Is Slime Worth Your Time?

Is Slime Worth Your Time?

by: Krissy Weeks

     Unless you have been living under a rock for the last six months, you are aware of the newest tween and teen craze that’s sweeping the nation. Of course, I am talking about Slime. You can buy kits at every big box store, watch how-to video’s hosted by precocious teens on Youtube, and if your child is between 3 and 13, I would be willing to bet they have already asked you if they can make Slime at home. So, is slime worth your time?

As a preschool teacher and mother of two busy boys, I am here to tell you the answer is a resounding YES! For starters, slime is great for developing fine motor skills. Working, squeezing, and manipulating slime, strengthens those small muscles in their fingers and builds coordination which will help your child when they use scissors, hold a pencil, or tie their shoes.  But that’s not all. Measuring and mixing the recipe builds early math skills. Creating and testing a hypothesis and watching a liquid become a solid right before your eyes makes it a perfect hands on science experiment for younger and older children alike. Add to that, the low cost to high fun ratio and the time your child will be screen and media free, I call it a win all the way around.

Now that you know why you should make Slime with your child, I bet you want to know how. Let me assure you, it’s much easier than you think. Your experiment starts with a run to your local grocery store, dollar store, or basically any store that ends in Mart. You will only need a few items to make the original recipe, once you get comfortable with that, you can let your creativity flow by trying some fun add-ins. First, you will need a bottle of glue. You can go with Elmer’s or any discount brand. I like to shop for the cheapest so I have tried every discount knockoff brand and I can tell you they are all the same. Next, you need Borax. You can find this in a big retro looking box in the detergent section.

This is where I need to add my Borax disclaimer. If your child is still at that stage where he puts everything in his mouth this is not the recipe for you. Borax is poisonous if ingested. In fact, it’s also a great, natural way of getting rid of ants in your house (that’s another article). I have some fabulous nontoxic homemade play dough recipes for children under three that I will be sharing in future Play Day Friday’s articles, but this slime recipe is strictly for children who are no longer in the oral stage of development.

You will only use a tiny bit of borax powder with each batch of Slime, so it’s safe to say this one box will last you forever. The only other thing you will need is warm water and you, my friend, are on your way to Slime city. Now, gather two bowls, a measuring cup, a teaspoon, and a zip lock bag. In the first bowl, add your entire bottle of glue. Mix in one cup of warm water. This is where you can get creative by adding glitter, food coloring, spices like cinnamon and ginger or essential oils like peppermint, lavender, or vanilla. Add what you like make it your own. Set this bowl aside. In your second bowl, add one teaspoon of borax powder to a half a cup of warm water and mix until the powder is completely dissolved. Children love to stir so this is a great way to involve your child in the process. But honestly, with proper parental supervision any child over the age of five should be able to complete this whole gooey fantastic recipe by themselves.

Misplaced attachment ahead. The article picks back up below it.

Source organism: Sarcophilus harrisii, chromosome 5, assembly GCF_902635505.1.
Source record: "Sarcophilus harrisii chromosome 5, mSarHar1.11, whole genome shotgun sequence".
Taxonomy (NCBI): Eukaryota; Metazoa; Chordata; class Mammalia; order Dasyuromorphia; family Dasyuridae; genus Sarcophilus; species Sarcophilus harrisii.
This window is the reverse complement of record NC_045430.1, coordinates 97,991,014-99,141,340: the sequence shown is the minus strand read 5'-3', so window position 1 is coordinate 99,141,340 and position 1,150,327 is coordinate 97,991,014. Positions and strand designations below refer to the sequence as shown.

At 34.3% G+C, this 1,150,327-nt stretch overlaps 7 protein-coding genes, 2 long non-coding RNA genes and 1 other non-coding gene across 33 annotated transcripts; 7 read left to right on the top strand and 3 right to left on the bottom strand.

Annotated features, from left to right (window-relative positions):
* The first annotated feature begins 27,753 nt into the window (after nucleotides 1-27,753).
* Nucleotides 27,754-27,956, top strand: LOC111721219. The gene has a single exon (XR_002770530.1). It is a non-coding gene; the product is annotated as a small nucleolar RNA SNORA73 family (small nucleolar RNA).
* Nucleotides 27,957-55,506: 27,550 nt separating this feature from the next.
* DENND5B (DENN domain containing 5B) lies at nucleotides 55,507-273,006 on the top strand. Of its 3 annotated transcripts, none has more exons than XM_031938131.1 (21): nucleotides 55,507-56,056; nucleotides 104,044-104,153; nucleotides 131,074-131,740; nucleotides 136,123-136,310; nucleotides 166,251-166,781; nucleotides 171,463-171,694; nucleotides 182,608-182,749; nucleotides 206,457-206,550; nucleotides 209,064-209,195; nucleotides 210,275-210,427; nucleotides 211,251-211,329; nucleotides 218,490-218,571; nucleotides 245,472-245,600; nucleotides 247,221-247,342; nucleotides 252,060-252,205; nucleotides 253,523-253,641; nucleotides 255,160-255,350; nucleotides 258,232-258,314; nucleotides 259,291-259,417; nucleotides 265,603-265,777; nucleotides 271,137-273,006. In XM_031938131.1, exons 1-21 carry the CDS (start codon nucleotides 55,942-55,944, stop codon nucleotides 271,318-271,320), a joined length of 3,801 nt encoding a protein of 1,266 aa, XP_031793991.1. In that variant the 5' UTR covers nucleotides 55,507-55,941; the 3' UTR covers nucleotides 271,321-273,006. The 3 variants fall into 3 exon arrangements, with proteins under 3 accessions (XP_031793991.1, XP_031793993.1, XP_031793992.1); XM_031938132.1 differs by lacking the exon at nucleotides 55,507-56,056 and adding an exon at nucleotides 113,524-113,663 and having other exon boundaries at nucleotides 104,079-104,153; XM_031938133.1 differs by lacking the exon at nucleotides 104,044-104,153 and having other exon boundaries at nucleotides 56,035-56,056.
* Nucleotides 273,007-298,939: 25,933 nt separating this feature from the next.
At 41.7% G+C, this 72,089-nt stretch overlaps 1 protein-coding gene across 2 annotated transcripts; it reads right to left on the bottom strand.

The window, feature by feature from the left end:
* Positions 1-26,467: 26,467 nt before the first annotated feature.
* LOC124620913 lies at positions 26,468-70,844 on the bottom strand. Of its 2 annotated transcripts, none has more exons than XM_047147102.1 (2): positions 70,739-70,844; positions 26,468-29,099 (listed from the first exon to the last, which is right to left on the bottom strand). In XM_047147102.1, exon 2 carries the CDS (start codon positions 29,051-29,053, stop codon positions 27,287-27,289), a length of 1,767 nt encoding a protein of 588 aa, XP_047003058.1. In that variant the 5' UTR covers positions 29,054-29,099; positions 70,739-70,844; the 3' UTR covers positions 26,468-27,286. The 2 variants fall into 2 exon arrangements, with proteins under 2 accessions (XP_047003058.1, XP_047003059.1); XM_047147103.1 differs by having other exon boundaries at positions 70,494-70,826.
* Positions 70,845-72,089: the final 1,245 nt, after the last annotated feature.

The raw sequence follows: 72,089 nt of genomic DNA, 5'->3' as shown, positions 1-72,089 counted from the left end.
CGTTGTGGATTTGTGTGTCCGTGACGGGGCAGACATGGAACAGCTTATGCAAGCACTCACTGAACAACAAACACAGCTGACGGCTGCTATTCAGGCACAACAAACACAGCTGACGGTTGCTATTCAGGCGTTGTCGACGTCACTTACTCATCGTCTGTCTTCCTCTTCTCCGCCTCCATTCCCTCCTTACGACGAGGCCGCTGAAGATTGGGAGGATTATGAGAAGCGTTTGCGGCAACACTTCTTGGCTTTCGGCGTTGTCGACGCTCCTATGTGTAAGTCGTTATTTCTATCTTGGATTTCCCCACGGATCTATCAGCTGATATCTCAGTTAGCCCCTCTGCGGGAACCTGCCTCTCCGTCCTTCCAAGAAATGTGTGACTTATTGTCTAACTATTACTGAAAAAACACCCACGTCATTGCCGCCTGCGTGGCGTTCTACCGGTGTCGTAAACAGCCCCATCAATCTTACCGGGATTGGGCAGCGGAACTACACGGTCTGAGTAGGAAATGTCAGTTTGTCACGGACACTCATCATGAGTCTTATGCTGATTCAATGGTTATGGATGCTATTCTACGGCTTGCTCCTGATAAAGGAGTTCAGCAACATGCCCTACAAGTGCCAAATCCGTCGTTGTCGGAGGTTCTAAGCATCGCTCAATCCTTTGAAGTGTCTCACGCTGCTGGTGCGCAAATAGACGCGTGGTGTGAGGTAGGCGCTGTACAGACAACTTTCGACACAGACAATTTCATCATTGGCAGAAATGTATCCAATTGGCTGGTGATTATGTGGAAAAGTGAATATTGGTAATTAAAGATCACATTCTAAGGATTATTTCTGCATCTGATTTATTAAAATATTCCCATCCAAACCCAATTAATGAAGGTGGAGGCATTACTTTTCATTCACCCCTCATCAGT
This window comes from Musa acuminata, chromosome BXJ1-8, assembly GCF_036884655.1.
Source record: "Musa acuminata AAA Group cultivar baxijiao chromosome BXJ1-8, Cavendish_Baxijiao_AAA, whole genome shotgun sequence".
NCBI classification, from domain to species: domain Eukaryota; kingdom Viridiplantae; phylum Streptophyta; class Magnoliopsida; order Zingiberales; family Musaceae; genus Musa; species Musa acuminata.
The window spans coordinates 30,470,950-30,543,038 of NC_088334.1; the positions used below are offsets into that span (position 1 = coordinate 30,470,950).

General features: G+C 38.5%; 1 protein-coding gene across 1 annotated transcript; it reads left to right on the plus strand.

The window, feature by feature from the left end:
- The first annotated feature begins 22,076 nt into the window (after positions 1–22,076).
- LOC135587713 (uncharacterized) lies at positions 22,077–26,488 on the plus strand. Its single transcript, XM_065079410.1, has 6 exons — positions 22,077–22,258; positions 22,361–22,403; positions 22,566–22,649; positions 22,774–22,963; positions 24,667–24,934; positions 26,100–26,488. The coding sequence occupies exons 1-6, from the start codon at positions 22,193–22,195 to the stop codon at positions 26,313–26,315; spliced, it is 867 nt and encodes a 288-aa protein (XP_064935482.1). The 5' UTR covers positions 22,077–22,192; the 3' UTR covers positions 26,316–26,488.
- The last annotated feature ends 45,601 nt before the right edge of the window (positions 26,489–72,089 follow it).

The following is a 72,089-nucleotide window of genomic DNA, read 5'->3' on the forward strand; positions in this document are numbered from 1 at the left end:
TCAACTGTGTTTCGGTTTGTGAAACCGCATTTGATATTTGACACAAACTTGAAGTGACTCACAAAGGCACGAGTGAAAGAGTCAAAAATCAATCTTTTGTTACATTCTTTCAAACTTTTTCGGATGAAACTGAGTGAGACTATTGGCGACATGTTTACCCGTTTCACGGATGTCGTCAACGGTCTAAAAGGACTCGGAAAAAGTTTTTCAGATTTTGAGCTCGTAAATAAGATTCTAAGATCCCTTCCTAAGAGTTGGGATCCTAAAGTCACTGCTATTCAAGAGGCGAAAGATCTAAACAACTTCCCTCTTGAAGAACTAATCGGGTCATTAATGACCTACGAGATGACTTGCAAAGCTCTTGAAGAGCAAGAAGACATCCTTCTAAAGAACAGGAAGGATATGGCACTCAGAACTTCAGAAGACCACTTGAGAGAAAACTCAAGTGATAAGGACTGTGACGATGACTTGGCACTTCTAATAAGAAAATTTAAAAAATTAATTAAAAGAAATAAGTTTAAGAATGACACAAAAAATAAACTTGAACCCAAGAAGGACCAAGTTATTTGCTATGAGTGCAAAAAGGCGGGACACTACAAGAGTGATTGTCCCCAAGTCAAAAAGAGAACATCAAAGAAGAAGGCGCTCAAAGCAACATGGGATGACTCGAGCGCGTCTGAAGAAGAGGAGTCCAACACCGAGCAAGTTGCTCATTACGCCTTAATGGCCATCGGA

Now that both our bowls are ready to go, it’s time to make the magic happen. This is always the best part. I like to ask my students what they think will happen when we combine the two bowls. Then we write down our possible hypothesis and why we came to that conclusion. By taking time to think about the outcome we are showing the scientific process and encouraging problem solving and independent thought. Now, we combine the borax bowl with the glue bowl and begin to mix. You will immediately see the liquid become gelatinous. Ask your child to continue stirring till it’s completely  mixed. When it has all become a semi solid, you are ready to stick your hands in and pull it out. You may have a little water left in the bottom of the bowl, don’t let that worry you. You should be able to easily manipulate your Slime now. I like to give my students cookie cutters or plastic knifes to cut their Slime, some of them prefer to just squeeze and squish it between their fingers.

Slime provides hours of fun and should stay soft and pliable for two weeks to a month as long as it’s kept in a zip lock bag or resealable container when not in use. Go have some fun and make some magic. I guarantee before you know it you too will be a Slime addict.